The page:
I highly suggest reading this series in order, "to know the characters is to love them". In this addition to the series there are three different stories going on simultaneously.
While on leave in Quebec Chief Inspector Gamache, a highly renowned investigator with the Canadian police, is pulled in as a consultant to help solve a murder that can only be solved by uncovering lost historical information. The second of the three stories is uncovered throughout as Gamache and Jean Guy Beauvoir, his second in command, re-account parts of a recent tragedy, that left them both injured and pretty shaken up. The last and my favorite, takes place, of corse, in "Three Pines", a wonderful sleepy little town where on Sundays you can wear your pajamas to the local bistro, which is just one of the many eclectic quirks that make it so special. Chief Gamache unofficially sends Inspector Beauvoir, to "Three Pines" hopeing that this distraction will keep him from obsessing about the tragedy, by reopening, "unofficially", a past investigation that resulted in a conviction of a long time resident, that still just doesn't sit right with the Chief.
Another hit by LP. I found that in this addition to the series, there was less cutting humor or philosophical quips, but more raw vulnerability shown by the characters. A great story that provided a deeper look into the mind and heart of our illustrious Chief Gamache.
A cute cozy mystery with two bantering sisters. Parts were hilarious and not a bad mystery, but it did not necessarily keep my attention. I had a hard time finishing it.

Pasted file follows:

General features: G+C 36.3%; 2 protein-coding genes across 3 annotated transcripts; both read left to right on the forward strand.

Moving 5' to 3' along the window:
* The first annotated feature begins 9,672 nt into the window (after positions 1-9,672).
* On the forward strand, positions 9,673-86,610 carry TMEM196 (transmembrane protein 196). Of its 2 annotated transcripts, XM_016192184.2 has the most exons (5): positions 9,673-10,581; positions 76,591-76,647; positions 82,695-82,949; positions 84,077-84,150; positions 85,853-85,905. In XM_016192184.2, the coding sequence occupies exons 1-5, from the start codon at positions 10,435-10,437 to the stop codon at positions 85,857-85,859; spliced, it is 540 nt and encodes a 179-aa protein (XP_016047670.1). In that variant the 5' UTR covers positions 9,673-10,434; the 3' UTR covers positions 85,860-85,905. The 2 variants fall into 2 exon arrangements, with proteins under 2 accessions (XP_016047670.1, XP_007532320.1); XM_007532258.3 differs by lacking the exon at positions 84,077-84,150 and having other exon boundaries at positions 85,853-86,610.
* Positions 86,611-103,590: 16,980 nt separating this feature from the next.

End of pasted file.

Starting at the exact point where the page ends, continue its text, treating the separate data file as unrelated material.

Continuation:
A tragic tale of a young Irish girl who's childhood is forever changed by the death of her parents aboard a ship bound for America. Upon her arrival a prominent tobacco plantation owner purchases her along with other slaves to help work his plantation. Her young life was a happy one growing up with love and nurturing by the slaves, who took her in as one of their own, and eventually became her secure and only family. Her budding years were spent with a prominent white family connected to the owners wife, where she received an education and elocution lessons. When she is thrown into a tailspin of the need to marry she ends up marrying the owners son. After their return to the plantation her whole existence is changed upon the owners death and the son's inheritance, she unfortunately learners, very quickly, the difference between the father and the son. The father was virtuous man who achieved success through respect and hard work, the son on the other hand looses everything due to his downright meanness, intoxication, greed and a never ending, right of entitlement.